In the absence of standardized, science-based reporting on Target 11 commitments, area-based measures of limited conservation value included in reporting mechanisms could cause false or misleading impressions of conservation progress. These areas will not necessarily result in real gains in biodiversity conservation as envisioned in the CBD’s Strategic Plan for Biodiversity 2011–2020. While many conservation advocates promote PA expansion as a critical factor for conservation success (see Chape et al. 2005; Locke and Dearden 2005), the inclusion of areas with limited conservation effectiveness to advance political objectives will undermine the intent of the CBD’s Strategic Plan for Biodiversity 2011–2020 and the Aichi process.

In light of this policy and reporting challenge facing Parties to the CBD, calls for standards to identify potential PAs have emerged (e.g., Lopoukhine and de Sousa Dias 2012; Woodley et al. 2012; Jonas et al. 2014). This paper thus reports on work to develop and rationalize guidance for reporting on PAs and OEACBMs in the Canadian biodiversity conservation context. Beyond the specifics of this case, the findings show promise for potential application in other countries within the context of the Convention and the IUCN (2012a). In support of this guidance work, three objectives were formulated:

  1. (1)

    To develop an agreed cross-jurisdictional interpretation of ‘protected areas’ and ‘other effective area-based conservation measures’ in the context of Aichi Target 11 (and the CBD and Strategic Plan context from which it flows), and important commonalities and distinctions between them;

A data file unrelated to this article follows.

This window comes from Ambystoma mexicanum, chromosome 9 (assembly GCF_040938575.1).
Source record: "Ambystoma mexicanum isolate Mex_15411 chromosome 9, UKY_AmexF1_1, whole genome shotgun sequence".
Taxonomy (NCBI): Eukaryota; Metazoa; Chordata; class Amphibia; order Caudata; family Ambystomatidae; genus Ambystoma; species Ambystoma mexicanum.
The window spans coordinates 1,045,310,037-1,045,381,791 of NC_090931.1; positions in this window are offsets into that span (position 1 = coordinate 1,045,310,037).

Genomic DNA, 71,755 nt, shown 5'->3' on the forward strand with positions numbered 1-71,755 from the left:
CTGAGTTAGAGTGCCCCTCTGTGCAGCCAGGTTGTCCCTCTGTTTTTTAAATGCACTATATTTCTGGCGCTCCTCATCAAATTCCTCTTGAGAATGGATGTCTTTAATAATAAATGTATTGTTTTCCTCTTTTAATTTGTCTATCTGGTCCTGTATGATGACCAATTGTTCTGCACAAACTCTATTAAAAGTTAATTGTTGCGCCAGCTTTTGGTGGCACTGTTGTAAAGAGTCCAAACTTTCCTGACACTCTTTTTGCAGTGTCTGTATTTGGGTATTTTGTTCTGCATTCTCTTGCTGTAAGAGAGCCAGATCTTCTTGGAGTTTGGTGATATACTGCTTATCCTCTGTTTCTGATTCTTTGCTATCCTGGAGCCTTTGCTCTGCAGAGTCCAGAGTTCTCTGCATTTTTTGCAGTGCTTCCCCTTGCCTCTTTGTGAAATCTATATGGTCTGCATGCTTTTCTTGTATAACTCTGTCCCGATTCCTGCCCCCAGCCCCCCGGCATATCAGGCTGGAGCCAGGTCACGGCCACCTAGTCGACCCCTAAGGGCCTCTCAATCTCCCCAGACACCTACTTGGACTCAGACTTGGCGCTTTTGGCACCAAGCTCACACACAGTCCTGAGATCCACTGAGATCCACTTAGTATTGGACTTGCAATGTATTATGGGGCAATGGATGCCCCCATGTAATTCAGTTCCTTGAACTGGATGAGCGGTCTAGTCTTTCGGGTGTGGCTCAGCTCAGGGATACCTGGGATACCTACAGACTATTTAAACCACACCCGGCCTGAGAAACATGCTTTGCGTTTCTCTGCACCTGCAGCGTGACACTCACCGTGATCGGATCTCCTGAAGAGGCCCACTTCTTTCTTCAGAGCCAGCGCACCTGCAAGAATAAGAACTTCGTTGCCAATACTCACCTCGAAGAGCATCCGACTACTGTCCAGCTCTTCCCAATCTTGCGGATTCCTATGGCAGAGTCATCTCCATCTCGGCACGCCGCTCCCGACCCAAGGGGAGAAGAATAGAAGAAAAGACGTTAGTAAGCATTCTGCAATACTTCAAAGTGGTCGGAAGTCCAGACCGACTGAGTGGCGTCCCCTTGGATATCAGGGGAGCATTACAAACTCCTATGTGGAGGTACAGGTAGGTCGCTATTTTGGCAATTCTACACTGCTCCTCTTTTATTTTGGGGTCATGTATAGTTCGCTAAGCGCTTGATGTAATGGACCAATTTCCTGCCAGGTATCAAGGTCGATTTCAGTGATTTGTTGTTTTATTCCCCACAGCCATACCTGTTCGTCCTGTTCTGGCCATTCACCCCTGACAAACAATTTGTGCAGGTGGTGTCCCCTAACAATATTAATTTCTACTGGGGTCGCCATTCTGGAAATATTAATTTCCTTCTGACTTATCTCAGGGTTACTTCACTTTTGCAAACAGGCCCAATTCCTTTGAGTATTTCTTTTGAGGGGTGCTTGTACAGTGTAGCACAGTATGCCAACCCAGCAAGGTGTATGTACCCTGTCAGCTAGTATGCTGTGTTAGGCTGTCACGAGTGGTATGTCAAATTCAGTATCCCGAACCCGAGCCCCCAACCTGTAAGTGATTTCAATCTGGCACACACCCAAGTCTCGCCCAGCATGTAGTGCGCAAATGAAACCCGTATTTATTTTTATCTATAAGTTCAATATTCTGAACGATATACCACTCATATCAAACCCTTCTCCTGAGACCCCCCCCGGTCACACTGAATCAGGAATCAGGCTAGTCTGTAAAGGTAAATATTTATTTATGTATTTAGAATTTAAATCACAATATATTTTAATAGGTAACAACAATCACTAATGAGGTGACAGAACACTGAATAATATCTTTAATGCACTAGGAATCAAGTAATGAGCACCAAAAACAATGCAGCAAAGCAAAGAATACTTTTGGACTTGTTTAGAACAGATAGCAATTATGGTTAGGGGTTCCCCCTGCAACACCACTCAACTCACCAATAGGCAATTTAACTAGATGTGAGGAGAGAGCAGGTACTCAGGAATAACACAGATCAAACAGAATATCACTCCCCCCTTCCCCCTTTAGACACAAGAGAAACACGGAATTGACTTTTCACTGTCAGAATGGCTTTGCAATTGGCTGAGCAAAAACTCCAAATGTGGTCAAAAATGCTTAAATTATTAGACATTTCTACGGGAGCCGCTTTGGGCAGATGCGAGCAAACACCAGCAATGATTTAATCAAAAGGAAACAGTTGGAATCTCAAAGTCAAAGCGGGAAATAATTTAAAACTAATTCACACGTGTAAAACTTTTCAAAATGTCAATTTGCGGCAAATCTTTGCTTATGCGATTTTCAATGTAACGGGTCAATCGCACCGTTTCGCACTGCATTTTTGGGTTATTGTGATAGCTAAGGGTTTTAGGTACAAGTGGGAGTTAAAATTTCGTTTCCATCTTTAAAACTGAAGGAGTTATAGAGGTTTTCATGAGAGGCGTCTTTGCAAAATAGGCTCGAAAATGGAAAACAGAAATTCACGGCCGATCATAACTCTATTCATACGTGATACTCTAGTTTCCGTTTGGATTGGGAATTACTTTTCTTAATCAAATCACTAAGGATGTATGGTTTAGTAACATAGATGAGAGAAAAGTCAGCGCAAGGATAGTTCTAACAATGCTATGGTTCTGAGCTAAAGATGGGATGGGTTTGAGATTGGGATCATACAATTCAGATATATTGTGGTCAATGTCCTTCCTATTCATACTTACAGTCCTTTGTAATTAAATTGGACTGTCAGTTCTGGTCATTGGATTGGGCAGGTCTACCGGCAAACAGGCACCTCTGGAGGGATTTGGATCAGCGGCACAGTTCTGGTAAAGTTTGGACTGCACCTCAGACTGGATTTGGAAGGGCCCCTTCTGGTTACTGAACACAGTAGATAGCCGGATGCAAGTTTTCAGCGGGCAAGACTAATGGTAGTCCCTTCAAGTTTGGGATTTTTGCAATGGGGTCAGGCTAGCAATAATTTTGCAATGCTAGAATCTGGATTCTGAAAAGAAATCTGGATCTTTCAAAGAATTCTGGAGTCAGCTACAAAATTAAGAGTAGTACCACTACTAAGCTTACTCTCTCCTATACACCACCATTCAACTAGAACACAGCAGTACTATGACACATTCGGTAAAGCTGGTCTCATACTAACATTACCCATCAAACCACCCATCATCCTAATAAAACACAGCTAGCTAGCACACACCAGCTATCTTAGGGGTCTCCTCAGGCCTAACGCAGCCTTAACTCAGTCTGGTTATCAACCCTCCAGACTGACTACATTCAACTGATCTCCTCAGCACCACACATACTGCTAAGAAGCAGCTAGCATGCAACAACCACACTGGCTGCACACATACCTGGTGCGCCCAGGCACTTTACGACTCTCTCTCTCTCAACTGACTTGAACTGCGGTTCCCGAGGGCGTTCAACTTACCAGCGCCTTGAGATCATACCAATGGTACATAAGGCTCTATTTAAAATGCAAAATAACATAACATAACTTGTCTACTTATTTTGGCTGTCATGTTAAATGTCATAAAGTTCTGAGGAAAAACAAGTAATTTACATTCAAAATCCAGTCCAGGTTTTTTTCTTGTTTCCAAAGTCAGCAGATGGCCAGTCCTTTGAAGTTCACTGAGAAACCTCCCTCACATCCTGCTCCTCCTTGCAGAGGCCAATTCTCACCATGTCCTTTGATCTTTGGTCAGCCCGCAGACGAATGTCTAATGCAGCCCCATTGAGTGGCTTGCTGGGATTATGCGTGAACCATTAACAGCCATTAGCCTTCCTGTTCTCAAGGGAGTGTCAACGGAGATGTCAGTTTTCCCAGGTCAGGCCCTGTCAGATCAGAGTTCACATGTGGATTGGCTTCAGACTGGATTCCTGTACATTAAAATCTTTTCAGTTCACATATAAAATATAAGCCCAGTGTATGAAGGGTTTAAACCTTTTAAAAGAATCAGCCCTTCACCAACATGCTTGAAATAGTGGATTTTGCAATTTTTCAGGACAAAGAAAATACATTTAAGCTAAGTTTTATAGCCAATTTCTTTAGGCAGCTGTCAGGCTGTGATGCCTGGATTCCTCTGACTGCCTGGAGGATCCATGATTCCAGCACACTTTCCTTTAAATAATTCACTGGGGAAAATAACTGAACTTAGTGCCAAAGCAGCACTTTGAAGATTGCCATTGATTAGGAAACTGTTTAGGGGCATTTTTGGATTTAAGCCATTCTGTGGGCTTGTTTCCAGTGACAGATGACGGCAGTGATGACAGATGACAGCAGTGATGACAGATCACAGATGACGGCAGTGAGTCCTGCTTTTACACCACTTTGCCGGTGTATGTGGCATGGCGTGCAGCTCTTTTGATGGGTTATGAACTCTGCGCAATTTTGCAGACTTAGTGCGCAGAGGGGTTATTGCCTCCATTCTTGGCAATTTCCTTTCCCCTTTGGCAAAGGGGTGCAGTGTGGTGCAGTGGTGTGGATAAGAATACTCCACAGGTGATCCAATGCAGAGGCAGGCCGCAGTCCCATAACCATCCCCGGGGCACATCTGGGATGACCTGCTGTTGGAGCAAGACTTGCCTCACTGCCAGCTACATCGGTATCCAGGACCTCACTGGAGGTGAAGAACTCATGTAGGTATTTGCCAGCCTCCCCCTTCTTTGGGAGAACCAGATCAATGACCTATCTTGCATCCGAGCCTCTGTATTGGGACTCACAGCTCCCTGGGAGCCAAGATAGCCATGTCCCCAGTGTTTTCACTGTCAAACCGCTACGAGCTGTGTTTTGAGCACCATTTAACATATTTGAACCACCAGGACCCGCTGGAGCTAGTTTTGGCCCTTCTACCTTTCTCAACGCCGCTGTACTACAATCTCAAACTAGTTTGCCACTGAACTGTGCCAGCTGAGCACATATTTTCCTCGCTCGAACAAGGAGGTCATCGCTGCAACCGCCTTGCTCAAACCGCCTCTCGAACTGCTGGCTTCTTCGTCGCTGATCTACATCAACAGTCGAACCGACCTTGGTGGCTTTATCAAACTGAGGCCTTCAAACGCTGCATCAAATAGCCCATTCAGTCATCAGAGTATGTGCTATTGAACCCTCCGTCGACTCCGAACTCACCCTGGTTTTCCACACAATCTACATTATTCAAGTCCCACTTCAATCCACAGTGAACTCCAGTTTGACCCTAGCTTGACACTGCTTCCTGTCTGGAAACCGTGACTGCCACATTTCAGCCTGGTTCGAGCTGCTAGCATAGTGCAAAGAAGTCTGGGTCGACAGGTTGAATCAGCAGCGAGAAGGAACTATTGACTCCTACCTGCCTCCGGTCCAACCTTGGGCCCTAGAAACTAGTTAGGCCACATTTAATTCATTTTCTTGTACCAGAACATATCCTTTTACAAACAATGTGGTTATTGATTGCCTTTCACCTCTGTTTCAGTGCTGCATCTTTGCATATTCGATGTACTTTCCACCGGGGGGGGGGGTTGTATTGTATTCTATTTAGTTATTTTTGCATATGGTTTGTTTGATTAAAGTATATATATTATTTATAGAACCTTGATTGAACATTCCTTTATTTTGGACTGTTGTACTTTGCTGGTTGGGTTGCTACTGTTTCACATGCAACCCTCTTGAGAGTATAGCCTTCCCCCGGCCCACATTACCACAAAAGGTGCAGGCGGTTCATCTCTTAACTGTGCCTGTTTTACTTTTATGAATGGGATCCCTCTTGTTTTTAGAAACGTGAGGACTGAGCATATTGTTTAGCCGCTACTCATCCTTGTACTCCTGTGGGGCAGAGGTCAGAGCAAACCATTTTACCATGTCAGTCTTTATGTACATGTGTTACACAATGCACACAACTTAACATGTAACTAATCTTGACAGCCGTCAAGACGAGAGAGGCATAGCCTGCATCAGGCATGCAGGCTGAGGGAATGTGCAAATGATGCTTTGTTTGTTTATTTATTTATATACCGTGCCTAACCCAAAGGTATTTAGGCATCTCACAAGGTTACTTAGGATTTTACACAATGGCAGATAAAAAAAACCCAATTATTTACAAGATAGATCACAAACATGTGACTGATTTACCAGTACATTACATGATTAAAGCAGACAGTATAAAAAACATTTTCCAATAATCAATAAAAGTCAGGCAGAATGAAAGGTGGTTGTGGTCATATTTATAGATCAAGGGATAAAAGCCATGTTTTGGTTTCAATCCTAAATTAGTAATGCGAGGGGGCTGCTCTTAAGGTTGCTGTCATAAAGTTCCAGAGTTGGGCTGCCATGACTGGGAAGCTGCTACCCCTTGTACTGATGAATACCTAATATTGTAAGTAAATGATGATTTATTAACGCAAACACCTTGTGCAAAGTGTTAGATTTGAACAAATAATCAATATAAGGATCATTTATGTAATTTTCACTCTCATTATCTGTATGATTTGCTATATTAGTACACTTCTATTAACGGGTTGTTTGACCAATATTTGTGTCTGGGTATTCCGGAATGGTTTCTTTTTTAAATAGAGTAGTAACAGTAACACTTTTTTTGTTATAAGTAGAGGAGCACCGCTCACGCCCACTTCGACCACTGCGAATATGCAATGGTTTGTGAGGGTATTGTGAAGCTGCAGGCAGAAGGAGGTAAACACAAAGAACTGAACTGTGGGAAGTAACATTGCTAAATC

2. (2)

    To develop a standardized consensus-based approach and assessment tools for reporting on ‘other effective area-based conservation measures’; and,

  3. (3)

    To share the process, standardized assessment tools, and other outcomes of the facilitated dialogues at expert workshops in the Canadian biodiversity conservation context.

The findings described in this paper, while deliberated in a Canadian context, are relevant to jurisdictions where the debate on “what can we count?” distracts from the more important debate on “how will we reach our conservation goals?” In addition, the standardized approach can inform other conservation initiatives, including the United Nations Environment Program (UNEP) World Conservation Monitoring Centre (WCMC), which manages the World Database on Protected Areas (WDPA).Footnote 3 The approach may also be useful to Aboriginal groups, environmental non-governmental organizations and private companies (e.g., forestry) in classifying special conservation areas.

To help practitioners, this paper provides advice on the kinds of PAs and OEABCMs appropriate in specific circumstances, and helps clarify issues that often spawn debate in their assessment. It serves as an example of collaboration designed to forward national and international biodiversity conservation targets. Finally, because the development of science-based advice on Aichi Target 11 is formative, it is important that strategies are disseminated quickly to advance thinking and practice. Accordingly, our objectives extend beyond a discussion of the outcomes of the expert workshops and describe other strategic issues (e.g., representation, connectivity, and management effectiveness) associated with Target 11.